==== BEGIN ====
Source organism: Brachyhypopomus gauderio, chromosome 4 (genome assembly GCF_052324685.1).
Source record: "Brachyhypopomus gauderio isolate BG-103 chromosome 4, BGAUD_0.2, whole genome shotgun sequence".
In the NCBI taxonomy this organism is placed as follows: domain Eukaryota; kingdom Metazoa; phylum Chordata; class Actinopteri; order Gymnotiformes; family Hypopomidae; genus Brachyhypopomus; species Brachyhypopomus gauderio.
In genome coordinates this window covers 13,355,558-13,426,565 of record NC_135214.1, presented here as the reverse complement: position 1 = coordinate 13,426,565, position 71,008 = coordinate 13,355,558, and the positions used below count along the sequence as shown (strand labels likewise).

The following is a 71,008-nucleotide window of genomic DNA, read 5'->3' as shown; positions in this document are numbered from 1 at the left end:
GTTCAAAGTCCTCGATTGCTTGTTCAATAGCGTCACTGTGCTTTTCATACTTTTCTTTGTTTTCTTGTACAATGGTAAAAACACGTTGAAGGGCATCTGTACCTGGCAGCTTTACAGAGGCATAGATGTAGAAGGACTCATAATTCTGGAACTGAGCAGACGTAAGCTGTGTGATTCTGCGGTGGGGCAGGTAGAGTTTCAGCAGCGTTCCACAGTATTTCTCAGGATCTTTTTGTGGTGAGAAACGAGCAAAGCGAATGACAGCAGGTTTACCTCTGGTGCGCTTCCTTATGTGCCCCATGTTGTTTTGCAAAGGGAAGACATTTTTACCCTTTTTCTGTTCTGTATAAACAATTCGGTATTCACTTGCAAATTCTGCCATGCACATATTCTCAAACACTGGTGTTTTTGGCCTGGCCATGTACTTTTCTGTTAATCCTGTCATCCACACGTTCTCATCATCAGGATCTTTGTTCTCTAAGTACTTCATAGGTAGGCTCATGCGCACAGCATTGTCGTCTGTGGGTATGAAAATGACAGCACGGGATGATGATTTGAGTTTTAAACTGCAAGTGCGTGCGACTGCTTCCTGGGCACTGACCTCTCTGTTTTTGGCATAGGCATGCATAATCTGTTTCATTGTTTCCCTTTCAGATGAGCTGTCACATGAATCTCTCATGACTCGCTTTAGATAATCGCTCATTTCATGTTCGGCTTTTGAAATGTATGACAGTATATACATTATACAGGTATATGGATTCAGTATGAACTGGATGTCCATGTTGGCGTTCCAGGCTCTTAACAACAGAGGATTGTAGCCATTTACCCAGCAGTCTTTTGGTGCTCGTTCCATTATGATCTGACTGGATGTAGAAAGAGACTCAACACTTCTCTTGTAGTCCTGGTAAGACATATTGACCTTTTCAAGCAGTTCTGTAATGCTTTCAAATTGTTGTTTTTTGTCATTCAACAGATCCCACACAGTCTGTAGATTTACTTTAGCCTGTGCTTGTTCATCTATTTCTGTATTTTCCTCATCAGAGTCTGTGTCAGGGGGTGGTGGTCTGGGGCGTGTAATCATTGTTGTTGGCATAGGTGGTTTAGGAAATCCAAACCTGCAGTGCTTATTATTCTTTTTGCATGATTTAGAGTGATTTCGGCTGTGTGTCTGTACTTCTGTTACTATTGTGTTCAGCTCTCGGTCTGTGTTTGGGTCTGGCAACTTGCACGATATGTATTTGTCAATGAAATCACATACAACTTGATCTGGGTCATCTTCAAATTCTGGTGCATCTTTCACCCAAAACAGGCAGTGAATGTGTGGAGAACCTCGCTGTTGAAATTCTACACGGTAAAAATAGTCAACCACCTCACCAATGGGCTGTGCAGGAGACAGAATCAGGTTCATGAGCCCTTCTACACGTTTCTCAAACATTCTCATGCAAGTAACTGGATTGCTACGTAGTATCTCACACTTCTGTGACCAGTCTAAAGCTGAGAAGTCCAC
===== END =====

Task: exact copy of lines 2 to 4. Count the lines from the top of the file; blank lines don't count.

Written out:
Source record: "Brachyhypopomus gauderio isolate BG-103 chromosome 4, BGAUD_0.2, whole genome shotgun sequence".
In the NCBI taxonomy this organism is placed as follows: domain Eukaryota; kingdom Metazoa; phylum Chordata; class Actinopteri; order Gymnotiformes; family Hypopomidae; genus Brachyhypopomus; species Brachyhypopomus gauderio.
In genome coordinates this window covers 13,355,558-13,426,565 of record NC_135214.1, presented here as the reverse complement: position 1 = coordinate 13,426,565, position 71,008 = coordinate 13,355,558, and the positions used below count along the sequence as shown (strand labels likewise).